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Vacation scams? A few simple actions can help protect you

Criminals target people on the move—and more of us are, now that pandemic restrictions have lifted in many parts of the world.

This summer, the number of people on the road or in the sky, traveling to take a vacation, may reach pre-pandemic levels in some countries. And, once again, fraudsters will be ready to pounce on the security gaps of all those who are on the move.

If you are planning a leisure trip now, soon or (frankly) ever, we strongly advise you to take some simple precautions to protect yourself from vacation scams.

Let’s make sure your travel experience is one for you and your family to remember—for the right reasons.

Travel surge

After more than two years of pandemic, The World Travel & Tourism Council (WTTC), representative of the global Travel & Tourism sector, says its economic modeling projects a strong rebound for U.S. travel in 2022. Indeed, the Council says the sector could contribute almost USD2 trillion to the U.S. GDP and may even exceed pre-pandemic levels by 6.2%.

Fraudsters prey whenever people leave the relative safety of their homes and familiar haunts. And they are impacting people across the globe. In the U.S. alone, victims lost a total of $79 million to vacation and travel scams in 2021, according to the U.S. Federal Trade Commission. And that’s when travel was down from pre-COVID-19 levels.

You don’t have to be a statistic. As you plan your getaway and pack your bags, keep this basic maxim in mind: Fraudsters may impersonate legitimate organizations in an attempt to trick you into sending money to them, instead of to your intended recipient.

Your checklist

To thwart criminals, take these precautions with: 


Criminals may impersonate travel agencies and legitimate property owners by creating fake websites and posting minimal details and pictures of properties online. Typically, they say they cannot accept credit card payments for reservations and require the individual to wire cash instead. Best practices for cybersecurity and fraud prevention are a must.

1. Only do business with trusted travel and vacation-home rental services.

2. Only communicate and send funds through a reputable site’s secure online payment and messaging systems.

3. Never simply click on an email link and then enter payment information. Always validate payment instructions by telephoning—on a telephone number you know—the person or company who you intend to pay.

4. When making payments, use credit cards for added security.

5. Enable alerts for your online financial accounts so you will receive automatic notifications of account activity and be better able to spot unauthorized payments.

6. Consider enabling multifactor authentication (MFA) for your online accounts to help block unauthorized access to your accounts.


In public areas such as airports, hotels and restaurants, stay aware of your surroundings. Can strangers see information you are viewing on, or typing into, your device? Can they overhear what you saying to someone else? Might they glean your passwords and account information that way?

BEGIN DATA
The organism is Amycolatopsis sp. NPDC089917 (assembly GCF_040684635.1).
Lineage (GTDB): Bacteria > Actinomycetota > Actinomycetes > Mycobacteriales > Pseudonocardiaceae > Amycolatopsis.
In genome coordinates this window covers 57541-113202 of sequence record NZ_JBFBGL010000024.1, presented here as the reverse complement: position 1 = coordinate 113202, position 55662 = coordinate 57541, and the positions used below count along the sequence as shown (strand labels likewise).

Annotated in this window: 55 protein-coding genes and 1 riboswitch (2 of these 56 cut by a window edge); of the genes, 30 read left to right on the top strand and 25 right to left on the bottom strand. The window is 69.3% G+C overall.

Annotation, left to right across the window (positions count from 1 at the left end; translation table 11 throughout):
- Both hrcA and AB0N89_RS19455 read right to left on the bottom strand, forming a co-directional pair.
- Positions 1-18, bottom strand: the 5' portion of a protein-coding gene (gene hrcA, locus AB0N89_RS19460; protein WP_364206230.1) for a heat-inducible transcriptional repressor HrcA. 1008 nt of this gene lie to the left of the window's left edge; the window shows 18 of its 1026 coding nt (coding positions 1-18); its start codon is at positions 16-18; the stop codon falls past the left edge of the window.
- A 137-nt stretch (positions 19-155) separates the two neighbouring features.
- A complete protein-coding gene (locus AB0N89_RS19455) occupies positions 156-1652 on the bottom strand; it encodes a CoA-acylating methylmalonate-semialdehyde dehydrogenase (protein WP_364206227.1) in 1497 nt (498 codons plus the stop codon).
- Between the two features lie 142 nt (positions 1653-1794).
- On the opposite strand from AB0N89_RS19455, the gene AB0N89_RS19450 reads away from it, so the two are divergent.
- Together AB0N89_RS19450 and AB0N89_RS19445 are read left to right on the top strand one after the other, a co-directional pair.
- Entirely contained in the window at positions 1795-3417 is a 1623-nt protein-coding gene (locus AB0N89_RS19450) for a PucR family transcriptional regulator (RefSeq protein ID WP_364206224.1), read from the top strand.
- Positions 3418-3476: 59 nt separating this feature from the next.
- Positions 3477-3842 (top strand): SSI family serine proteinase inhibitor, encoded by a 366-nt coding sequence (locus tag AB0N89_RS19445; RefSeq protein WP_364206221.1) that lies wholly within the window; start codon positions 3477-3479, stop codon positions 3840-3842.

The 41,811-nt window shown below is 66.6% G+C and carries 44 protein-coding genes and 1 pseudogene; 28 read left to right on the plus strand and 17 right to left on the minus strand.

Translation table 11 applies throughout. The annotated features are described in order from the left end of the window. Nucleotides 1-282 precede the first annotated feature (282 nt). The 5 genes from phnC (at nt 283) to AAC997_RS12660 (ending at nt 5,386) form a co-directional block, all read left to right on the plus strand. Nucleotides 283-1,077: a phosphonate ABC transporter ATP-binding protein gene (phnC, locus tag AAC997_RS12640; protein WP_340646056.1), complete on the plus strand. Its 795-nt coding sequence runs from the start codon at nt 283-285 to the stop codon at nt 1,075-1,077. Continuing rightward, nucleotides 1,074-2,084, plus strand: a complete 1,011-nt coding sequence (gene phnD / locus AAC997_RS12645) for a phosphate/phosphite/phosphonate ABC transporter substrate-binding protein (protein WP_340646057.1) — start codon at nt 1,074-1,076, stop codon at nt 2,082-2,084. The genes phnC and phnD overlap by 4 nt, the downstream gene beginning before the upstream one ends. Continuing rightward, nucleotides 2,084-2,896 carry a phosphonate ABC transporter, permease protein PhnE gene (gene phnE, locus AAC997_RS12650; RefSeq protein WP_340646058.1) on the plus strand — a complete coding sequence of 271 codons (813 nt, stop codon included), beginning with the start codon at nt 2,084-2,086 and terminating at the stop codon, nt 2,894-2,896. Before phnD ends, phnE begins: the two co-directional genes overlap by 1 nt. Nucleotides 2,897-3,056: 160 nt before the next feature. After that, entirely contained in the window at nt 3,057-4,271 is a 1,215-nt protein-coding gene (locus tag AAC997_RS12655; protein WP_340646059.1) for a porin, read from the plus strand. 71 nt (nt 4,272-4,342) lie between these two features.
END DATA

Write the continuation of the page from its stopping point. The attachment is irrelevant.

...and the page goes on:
7. Consider using a privacy screen on your device to restrict opportunities for others to capture information from your screen. 

8. Consider traveling with your devices enclosed in a Faraday bag; these protect your data and information by blocking EMF radiation so no radio waves, WIFI, Bluetooth or other wireless technology can gain access to your device.

9. To protect your passport and other forms of identification, consider carrying them in an RFID wallet or sleeve, which is lined with a special material that blocks your card’s radio frequency from transmitting, making them unreadable until removed from the wallet or sleeve.

Front Desk Scam

Criminals may call your room late in the evening pretending to be from the front desk at the hotel where you are staying. A typical scam is for the fraudsters to say there’s a problem with your payment method; they may even threaten your eviction from the premises as they try to trick you into quickly sharing your credit card details to resolve the issue.

10. Never provide payment details over a phone to alleged hotel staff; visit the front desk in person to resolve any alleged payment issues.


Criminals may create fake websites to lure you into paying for activities in advance—only to find when you arrive at the destination that no reservation exists.

11. Book your activities through the hotel, or with known, reputable organizations.

12. When making payments, use credit cards for added security.

Social Media

Criminals hunt for potential victims on social media platforms where many people, especially the young, post details of their vacation plans. Don’t reveal when your family will be away (when it might be easier to break into your home). Or when you’ll be on the road and potentially easier to scam. 

13. Do not (nor let anyone in your family) post your intended travel plans, itinerary or location updates prior to or even during your trip.

14. If you decide to post, do not tag your location to protect your personal safety.

15. Be wary of “family scams” where criminals make frantic phone calls claiming a loved one who’s elsewhere needs your help—and money. Contact your loved ones directly before reacting or sending funds.

We can help

If you believe you or a member of your family may have been a victim of fraud, call your J.P. Morgan team immediately.


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